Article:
b) Or, the agreed 'reasonable adjustment' of the contract change for follow-up treatment?

c) Or, the 1 day off 8 months ago?

d) Or, something else?

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1. When his daughter was knocked unconcious, did your brother inform his employer why he would be absent and when he expected to return to work?

 

He told his employer there had been an incident at his daughters school and as his wife did not drive, he needed to collect his wife then go to the hospital, upon arrival to the hospital his daughters injuries were more severe than first thought which required several nights in hospital, as well as arranging care for his elder 10yr old son.

 

a) Did his employer refuse or consent to this at the time?

 

His employer didn't disallow the time to be taken off they just said they would deal with the matter upon his return.

 

2. Did he again inform his employer why he would be absent and when he expected to return 2 days later when his wife had a suspected heart attack?

 

His daughter was admitted to hospital on the Thursday morning and discharged on the Saturday evening (2 Days absence in total). He went into work on the Monday morning only to be called away from work by his mother so his employer were aware his wife had been rushed in to hospital with chest pain as it was the personnel department who informed him of his wifes illness. The hospital decided to keep his wife in for observations and further tests which included an Exercise Tollerance Test, she was discharged on the Wedneday although my brother returned to work on the Wednesday for his usual shift as arrangements had to be made on the Tuesday for his children his son went to school but his daughter remained at home recovering from her injuries.

 

a) Did his employer refuse or consent at that time?

 

His employer didn't disallow the time but said again they would deal with the matter upon his return.

 

3. On either of these occasions, did his employer state before he returned to work that his absence was considered to be unautorised?

 

His employer never told him the absence would be treated as unauthorised, but did state they would deal with the matter upon his return.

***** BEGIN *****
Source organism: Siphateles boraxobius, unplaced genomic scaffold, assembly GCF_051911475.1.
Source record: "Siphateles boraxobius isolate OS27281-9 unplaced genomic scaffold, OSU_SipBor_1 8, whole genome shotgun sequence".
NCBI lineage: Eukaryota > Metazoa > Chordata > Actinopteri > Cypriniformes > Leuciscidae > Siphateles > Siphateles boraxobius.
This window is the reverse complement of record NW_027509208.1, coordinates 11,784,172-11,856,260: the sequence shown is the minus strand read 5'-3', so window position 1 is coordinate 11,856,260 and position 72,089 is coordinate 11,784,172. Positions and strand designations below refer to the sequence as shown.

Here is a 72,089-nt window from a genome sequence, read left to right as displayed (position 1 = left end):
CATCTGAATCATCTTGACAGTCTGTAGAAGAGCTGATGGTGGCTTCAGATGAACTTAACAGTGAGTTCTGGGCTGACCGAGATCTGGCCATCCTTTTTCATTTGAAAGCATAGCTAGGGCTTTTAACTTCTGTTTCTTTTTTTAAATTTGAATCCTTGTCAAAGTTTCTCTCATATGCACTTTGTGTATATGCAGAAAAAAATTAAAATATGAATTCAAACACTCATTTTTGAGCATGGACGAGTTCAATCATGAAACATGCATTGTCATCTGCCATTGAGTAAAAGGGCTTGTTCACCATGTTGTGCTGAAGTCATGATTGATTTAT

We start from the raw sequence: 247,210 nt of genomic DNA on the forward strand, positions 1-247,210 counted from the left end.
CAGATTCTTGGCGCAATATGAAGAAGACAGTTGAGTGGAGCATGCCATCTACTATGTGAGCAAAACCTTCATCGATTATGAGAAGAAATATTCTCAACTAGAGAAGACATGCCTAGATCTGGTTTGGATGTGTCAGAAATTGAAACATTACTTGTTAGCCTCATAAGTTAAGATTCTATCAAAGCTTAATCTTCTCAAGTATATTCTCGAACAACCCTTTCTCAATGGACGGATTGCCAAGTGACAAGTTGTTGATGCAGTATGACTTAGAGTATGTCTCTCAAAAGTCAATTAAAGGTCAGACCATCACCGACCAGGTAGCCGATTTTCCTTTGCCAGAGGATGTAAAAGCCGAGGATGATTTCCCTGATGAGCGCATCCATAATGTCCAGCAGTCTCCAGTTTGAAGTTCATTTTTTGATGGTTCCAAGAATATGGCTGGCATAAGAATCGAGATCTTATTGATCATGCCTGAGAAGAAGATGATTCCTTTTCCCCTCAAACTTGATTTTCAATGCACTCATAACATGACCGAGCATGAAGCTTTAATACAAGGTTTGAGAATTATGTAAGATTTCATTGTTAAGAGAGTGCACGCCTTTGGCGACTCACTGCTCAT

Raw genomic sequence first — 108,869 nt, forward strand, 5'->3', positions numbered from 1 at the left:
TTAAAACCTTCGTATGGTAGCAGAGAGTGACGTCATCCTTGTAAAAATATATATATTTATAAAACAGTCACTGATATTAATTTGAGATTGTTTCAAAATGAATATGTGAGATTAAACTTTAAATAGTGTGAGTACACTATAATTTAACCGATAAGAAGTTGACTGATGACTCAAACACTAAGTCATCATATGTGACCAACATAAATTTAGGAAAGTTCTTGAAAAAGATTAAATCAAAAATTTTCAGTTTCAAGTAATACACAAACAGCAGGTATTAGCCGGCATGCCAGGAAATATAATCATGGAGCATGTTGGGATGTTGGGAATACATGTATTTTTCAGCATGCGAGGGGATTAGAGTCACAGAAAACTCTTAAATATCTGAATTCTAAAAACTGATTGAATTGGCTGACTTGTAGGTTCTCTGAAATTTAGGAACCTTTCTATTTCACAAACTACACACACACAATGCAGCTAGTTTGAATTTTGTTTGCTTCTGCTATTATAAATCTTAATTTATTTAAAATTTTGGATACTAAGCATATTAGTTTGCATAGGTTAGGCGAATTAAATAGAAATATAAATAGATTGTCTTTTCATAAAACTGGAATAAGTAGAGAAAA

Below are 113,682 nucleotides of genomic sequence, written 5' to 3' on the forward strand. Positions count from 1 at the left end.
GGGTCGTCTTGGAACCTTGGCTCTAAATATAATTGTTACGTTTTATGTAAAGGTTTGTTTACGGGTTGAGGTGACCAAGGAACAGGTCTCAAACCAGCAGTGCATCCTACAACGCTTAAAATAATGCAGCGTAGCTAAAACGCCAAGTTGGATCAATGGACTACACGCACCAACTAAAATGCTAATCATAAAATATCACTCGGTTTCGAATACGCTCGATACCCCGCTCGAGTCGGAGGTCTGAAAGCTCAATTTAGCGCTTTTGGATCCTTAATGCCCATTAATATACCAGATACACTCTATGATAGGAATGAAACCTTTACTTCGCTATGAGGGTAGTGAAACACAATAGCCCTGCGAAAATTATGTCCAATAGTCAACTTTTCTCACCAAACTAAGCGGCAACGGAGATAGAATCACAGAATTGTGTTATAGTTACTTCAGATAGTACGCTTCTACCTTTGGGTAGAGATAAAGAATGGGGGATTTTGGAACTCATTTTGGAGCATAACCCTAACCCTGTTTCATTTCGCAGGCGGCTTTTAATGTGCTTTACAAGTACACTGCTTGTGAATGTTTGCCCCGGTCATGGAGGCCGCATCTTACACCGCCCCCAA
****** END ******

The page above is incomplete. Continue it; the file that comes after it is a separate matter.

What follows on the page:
4. Does he have his employers response to his appeal in writing? (If not, I suggest that this is requested before proceeding.)

 

He has the appeal in writing along with the minutes taken from the meeting, they have stated in the letter their decision is final.

 

5
. his employer stood firm and said they were looking at the bigger picture
in relation to his previous time off
.

a) Is this 'previous time off' sick leave due to his diabetes?

 

Yes

 

b) Or, the agreed 'reasonable adjustment' of the contract change for follow-up treatment?

 

Yes, a non disabled employee is allowed an absence rate of 3%, the change in his contract due to his diabetes was upped to 8% but was to include illness, time for appointments & matters such as time off for dependants as it appears the matter of time off for dependants has took him over the 8% threshold.

 

c) Or, the 1 day off 8 months ago?

 

The matter with his wife breaking her arm would have been included in his absence rate so it would have been included as absence is monitored over a rolling 26 week period.

 

d) Or, something else?

 

---------------------------------------------------------------------------------------------

 

Sidewinder thanks for your comments, believe me when I say he has pushed this matter very hard over the last two weeks and its now got to this stage where his employer won't budge on their stance even though they are clearly in the wrong, hence in reply to mariefab he got a letter from them giving their decision.

 

Something has to be done as they have clearly broke employment law plain and simple, he did speak to someone at his union who very much said the same they they had broke a very powerful piece of employment law and as a result arranged for one of their panel of solicitors to have a chat over the phone with my brother who also agreed his employer was very much in the wrong.

 

My brother thinks now the only way to sort this matter out now is to seek redress at an Employment Tribunal, as drastic as it sounds mt brother has done all he can and has given enough opportunity to sort the matter out inernally as detailed in all the minutes of previous meetings. He has them by the short and curlys yet they refuse to relent he or I just don't understand how they can refuse to see this.

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Yes, a non disabled employee is allowed an absence rate of 3%, the change in his contract due to his diabetes was upped to 8% but was to include illness, time for appointments

OK, so far so good.

This contractual change is good practice by an employer and a fairly commonplace step that an employer may take as a 'reasonable adjustment' (section 6 of the Act) for an employee with a disability protected by the DDA.

 

& matters such as time off for dependants as it appears the matter of time off for dependants has took him over the 8% threshold.

Was the inclusion of time off for dependants in the absence rate expressly written into the above contractual change?

If so, he may have another head of claim.

 

Time off for dependants is a statutory right.

There is no restriction on the number of times that this right can be legitimately exercised by an employee, as long as the employee complies with the conditions in 57A of the ERA 1996.

It should not therefore be included in an absence rate which could lead to disciplinary (detriment) measures.

Otherwise every woman who ever took maternity leave (statutory right) could potentially be dismissed for excessive absence.

 

There's a possibility that his employer's action could also be a breach of the DDA if they've included any absences due to his statutory right to time off for dependants into a reasonable adjustment for his disability.